Historical novelist Kate Hawks brings to readers a second novel. In Watch by Moonlight, Ms. Hawks takes on a daring deed when she brings to life British poet Alfred Noyes's The Highwayman. Being aware of the poem was only part of the reason I became so engrossed in reading the tale. The other was her ability to bring 18th century England to life, warts and all. The characters are intriguing, romantic, emotional, and most of all realistic; all part of an exceptionally poignant tale that kept me still throughout the night.

Bess works for her parents at the King's Shilling, a tavern. Her glances stray constantly to the door, not in hopes of another customer, but of a prince to rescue her from a never-ending existence, which deadens her spirit more with each passing day. One night, it finally happens. Jason, a stranger from London, arrives. When their eyes meet, they know their futures are entwined. After Jason and Bess's first meeting, the reader is taken back to where Jason's path took a tragic twist when his father, a printer, is put in debtor's prison. All Jason knew is lost. He works hard to gain it all back, but fate's dominating rule has other plans. Jason ends up at Kings Shilling trying to gain passage to America, with ill-gotten gains, and wants to take Bess with him.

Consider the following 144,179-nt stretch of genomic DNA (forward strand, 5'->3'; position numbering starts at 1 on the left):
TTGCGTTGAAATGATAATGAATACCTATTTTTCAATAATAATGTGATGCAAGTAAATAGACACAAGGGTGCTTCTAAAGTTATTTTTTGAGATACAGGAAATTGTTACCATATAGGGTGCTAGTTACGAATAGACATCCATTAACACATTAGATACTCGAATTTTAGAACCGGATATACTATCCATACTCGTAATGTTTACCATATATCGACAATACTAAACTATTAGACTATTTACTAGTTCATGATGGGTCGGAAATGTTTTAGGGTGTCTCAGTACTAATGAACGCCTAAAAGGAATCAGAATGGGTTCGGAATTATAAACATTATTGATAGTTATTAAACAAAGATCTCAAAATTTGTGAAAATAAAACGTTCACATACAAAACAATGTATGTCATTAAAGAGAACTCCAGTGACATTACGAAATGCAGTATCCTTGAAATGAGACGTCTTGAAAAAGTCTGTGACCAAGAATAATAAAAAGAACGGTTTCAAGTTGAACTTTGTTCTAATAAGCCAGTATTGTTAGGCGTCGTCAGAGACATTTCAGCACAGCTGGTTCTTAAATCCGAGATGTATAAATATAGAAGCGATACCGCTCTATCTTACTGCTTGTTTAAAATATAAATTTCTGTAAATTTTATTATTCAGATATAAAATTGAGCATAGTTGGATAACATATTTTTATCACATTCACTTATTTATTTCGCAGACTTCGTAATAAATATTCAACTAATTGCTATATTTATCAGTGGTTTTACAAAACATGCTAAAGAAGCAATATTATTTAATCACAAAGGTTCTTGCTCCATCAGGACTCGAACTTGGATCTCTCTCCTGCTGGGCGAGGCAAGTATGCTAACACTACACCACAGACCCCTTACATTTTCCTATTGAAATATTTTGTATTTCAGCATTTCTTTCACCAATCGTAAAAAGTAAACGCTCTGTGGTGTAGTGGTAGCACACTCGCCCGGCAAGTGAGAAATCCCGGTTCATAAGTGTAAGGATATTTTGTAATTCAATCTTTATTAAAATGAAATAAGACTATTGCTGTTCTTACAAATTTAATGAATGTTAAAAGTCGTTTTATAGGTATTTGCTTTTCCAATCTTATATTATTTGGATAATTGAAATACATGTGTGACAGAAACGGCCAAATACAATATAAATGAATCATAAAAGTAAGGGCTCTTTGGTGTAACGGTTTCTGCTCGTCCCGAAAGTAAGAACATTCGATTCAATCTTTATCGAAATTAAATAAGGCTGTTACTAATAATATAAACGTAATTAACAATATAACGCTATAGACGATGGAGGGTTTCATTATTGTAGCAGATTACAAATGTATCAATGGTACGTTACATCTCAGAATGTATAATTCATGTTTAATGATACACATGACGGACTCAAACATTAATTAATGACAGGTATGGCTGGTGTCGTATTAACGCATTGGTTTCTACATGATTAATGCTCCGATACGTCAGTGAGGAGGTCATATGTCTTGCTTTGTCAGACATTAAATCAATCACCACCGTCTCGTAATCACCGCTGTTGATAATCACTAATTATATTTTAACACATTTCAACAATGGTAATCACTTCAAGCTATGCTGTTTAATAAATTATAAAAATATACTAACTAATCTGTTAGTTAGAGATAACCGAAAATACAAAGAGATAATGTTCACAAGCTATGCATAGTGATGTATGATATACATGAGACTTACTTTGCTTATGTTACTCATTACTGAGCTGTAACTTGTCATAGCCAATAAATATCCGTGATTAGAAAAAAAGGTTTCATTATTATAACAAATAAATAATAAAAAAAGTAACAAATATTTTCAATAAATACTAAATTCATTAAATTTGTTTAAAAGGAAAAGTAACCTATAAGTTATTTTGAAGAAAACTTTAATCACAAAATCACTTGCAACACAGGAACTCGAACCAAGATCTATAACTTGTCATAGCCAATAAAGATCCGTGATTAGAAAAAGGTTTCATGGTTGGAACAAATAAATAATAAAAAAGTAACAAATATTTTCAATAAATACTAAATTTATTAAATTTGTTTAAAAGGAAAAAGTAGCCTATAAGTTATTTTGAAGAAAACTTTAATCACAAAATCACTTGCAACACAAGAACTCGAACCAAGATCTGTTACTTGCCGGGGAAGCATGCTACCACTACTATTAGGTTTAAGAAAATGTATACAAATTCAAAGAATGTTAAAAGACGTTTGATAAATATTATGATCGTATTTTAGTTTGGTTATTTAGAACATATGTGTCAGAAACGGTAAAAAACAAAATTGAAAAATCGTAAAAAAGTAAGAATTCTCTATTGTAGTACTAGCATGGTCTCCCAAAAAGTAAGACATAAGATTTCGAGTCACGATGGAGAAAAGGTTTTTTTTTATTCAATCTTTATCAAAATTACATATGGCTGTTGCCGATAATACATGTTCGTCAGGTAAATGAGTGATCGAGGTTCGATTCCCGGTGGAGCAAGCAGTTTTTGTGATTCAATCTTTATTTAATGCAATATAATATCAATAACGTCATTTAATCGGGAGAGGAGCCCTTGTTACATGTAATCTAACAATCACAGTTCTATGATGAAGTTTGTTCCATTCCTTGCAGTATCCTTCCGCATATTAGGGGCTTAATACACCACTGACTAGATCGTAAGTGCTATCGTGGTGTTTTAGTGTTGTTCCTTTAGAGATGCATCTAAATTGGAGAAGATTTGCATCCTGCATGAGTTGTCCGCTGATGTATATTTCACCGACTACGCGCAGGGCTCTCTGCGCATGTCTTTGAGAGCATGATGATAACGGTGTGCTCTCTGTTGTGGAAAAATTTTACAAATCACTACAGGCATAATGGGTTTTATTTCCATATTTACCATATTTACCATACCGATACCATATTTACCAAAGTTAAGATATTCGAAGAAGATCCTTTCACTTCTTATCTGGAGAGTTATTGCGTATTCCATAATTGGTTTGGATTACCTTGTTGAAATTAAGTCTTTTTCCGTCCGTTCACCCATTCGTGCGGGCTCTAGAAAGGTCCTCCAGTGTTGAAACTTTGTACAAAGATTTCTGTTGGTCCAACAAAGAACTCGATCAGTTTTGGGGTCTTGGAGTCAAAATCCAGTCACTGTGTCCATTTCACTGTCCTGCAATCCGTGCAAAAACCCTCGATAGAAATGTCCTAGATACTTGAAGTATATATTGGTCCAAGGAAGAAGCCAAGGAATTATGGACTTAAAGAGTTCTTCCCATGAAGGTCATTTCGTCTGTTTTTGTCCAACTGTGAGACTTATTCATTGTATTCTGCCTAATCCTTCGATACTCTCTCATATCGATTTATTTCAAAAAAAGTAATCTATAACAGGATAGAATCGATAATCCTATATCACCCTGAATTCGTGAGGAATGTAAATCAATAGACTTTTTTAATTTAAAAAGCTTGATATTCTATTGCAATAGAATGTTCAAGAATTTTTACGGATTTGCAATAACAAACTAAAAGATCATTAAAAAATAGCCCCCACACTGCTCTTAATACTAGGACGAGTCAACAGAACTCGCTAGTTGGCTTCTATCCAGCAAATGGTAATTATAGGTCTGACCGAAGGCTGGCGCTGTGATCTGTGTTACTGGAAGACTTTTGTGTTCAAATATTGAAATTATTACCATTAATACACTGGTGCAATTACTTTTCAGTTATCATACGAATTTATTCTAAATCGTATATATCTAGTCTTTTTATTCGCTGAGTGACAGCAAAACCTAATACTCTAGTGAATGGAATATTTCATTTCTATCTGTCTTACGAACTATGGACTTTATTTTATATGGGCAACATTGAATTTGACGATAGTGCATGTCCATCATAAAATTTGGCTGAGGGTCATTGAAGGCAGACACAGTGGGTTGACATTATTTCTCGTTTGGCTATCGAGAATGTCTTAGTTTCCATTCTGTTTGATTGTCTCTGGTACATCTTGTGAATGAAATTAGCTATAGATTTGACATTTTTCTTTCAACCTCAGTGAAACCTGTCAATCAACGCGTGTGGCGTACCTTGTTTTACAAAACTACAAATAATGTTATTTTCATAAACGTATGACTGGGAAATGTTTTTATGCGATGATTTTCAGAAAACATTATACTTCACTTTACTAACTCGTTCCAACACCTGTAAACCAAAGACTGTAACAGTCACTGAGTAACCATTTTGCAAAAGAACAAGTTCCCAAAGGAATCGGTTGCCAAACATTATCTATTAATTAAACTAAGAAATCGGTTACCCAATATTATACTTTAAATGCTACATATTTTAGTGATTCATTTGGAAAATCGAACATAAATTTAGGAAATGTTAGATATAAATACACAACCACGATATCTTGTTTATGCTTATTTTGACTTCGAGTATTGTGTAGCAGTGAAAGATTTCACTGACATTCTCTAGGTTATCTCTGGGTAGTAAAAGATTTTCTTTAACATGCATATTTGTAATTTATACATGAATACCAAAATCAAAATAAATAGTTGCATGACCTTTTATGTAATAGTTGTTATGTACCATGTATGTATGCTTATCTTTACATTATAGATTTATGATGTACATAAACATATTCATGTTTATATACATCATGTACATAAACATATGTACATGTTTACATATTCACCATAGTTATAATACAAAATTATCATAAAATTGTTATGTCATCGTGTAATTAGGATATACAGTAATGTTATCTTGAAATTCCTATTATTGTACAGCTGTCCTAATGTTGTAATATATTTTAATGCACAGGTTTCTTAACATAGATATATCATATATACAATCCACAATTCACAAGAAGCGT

Don't expect a white washed, bodice-ripper here. True the relationship of the main characters is a major part of the story, but without the existences and events of the others - Jason's father, the actors, Owen the pickpocket, the King's soldiers, Bess's parents, the rejected suitor, scorned lover, Abel the teacher, etc. - there would be no story. Watch by Moonlight is a genuine historical novel.

If you are already aware of the poem's ending you will most likely wonder, as I did, if Ms. Hawks stays true to Noyes work or sentimentally goes in the other direction. For that answer, you will have to read it yourself.

The Highwayman by Alfred Noyes, Charles Keeping (Illustrator)
A wonderfully, illustrated version of The Highwayman.
Click on the book to buy a copy.


The Highwayman by Alfred Noyes


THE wind was a torrent of darkness upon the gusty trees,
The moon was a ghostly galleon tossed upon cloudy seas,
The road was a ribbon of moonlight looping the purple moor,
And the highwayman came riding--
The highwayman came riding, up to the old inn door.

He'd a French cocked hat on his forehead, and a bunch of lace at his chin;